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Congress Quietly Approves Secret Interrogation Group

A defense bill passed by lawmakers finally ties an interagency interrogation force to something bigger than an executive order.

Last updated on November 10, 2015, at 5:48 p.m. ET

Posted on November 10, 2015, at 5:43 p.m. ET

Mladen Antonov / AFP / Getty Images

WASHINGTON — Lawmakers quietly signed off on the existence of President Barack Obama’s secret interrogation force on Tuesday, solidifying — at least for the moment — the future of the FBI-led High-Value Detainee Interrogation Group.

That force, an interagency body of Washington’s top interrogation professionals that is dispatched all over the world to interrogate captured enemy combatants, was never formally approved by Congress. Instead, it existed solely through an executive order and a classified charter, signed by the Obama administration as an alternative to the disgraced CIA torture program. Its precarious ties to a White House mandate had some of the interrogation group’s supporters concerned that the next administration could erase it with the stroke of a pen.

But tucked away in a section of this year's National Defense Authorization Act’s subsection on interrogation techniques, a clause specifically refers to the interrogation group, colloquially called the “HIG,” and mandates its place at the table as Washington navigates its still-developing interrogation strategy. That inclusion will likely make it more difficult for Obama’s successor to disband it.

"Not later than 120 days after the date of the enactment of this Act, the interagency body established pursuant to Executive Order 13491 (commonly known as the High-Value Detainee Interrogation Group) shall submit to the Secretary of Defense, the Director of National Intelligence, the Attorney General, and other appropriate officials a report on best practices for interrogation that do not involve the use of force," the bill reads.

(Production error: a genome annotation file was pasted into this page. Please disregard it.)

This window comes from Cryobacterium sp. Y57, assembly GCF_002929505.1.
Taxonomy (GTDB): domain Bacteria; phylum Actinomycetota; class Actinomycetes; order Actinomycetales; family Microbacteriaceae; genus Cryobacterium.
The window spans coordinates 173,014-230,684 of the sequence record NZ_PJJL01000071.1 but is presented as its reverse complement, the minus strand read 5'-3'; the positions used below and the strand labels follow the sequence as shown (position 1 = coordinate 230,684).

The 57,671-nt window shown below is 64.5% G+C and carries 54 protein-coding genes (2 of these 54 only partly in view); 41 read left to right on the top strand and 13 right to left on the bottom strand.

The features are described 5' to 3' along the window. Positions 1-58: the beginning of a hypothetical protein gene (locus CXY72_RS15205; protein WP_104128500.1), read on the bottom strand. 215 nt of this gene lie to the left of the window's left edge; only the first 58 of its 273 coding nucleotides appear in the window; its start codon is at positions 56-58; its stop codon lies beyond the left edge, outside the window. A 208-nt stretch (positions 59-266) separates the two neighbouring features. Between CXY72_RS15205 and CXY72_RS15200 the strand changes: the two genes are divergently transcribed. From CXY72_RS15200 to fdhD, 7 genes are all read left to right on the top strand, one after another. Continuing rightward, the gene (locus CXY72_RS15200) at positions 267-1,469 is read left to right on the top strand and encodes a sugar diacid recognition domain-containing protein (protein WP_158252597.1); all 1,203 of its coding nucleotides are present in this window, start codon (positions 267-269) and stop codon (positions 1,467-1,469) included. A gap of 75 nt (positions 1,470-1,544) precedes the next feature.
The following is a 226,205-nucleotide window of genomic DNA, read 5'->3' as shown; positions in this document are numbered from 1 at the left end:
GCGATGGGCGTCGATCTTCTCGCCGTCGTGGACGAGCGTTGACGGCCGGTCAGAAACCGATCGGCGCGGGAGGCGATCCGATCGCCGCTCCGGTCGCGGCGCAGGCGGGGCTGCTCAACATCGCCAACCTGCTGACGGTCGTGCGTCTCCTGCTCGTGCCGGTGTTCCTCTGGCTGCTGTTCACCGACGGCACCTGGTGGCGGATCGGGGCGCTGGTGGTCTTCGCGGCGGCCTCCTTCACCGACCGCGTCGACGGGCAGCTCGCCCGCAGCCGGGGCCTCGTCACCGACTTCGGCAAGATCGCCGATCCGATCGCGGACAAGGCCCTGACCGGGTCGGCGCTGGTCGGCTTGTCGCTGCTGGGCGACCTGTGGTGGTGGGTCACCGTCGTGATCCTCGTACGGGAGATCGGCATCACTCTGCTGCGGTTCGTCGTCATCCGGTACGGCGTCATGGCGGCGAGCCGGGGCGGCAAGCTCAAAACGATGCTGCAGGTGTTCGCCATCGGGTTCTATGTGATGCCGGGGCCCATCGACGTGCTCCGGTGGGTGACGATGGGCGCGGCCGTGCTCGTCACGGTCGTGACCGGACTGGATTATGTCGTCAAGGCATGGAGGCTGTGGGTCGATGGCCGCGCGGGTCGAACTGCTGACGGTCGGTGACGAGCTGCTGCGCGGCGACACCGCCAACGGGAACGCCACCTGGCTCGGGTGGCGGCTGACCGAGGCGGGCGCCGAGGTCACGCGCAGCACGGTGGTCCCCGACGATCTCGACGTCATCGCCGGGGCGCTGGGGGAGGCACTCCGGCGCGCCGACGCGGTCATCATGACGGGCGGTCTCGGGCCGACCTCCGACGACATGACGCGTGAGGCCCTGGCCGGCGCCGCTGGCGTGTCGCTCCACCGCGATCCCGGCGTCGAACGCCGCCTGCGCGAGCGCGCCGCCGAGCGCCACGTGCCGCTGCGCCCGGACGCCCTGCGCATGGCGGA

The clause requires the HIG provide a list of researched interrogation techniques to administration officials throughout the government in a report that is to be publicly released. The HIG, which largely relies on psychologically vetted, rapport-based questioning, routinely commissions outside research into the most effective methods of interrogation.

The HIG’s inclusion in the 2016 defense bill was part of a larger effort from Senate Intelligence Committee ranking member Dianne Feinstein (D-Calif.), who last year shepherded a landmark Senate report on the post-9/11 torture program through a politically charged battle over its public release.

That report, released last December, revealed sweeping abuses and mismanagement of the CIA-led interrogation operation, including the use of techniques such as waterboarding and rectal feeding. Feinstein has been working with Senate Armed Services Committee chair John McCain (R-Ariz.) for nearly a year to pass legislation forbidding the U.S. from using such techniques in the future.

“I’d like to thank John McCain,” Feinstein said after the bill’s passage Tuesday. “He fought hard to get the language [into the bill] that he’s very important so we have some statutory confidence that this will never happen again.”

Feinstein added that her understanding of the NDAA language is that it more firmly backs the existence of the FBI-led interrogation group.

There are precious few other formal references to the HIG in past legislation. Government archive records show a 2010 amendment sponsored by McCain that required the group’s National Security Council-authored charter be provided to lawmakers, but other attempts to write the HIG into law appear to have been lost in the congressional shuffle.

The group itself has been shrouded in secrecy since its beginnings at the dawn of the Obama presidency. Many government officials refuse to even say how many times its teams have been dispatched to question terror suspects, citing classification concerns, and some have questioned whether the group’s interrogators are any good.

The FBI, though, says the HIG has proven valuable.

“Much of our operational work is necessarily classified,” Frazier Thompson, the HIG’s current director, said at a recent bureau event. “But I can tell you this—as a result of the HIG, plots to harm the U.S. and its allies have been disrupted, dangerous people have been put behind bars, and gaps in U.S. intelligence collection have been bridged.”

The NDAA, and with it, the HIG measure, is now on its way to the White House for formal signature.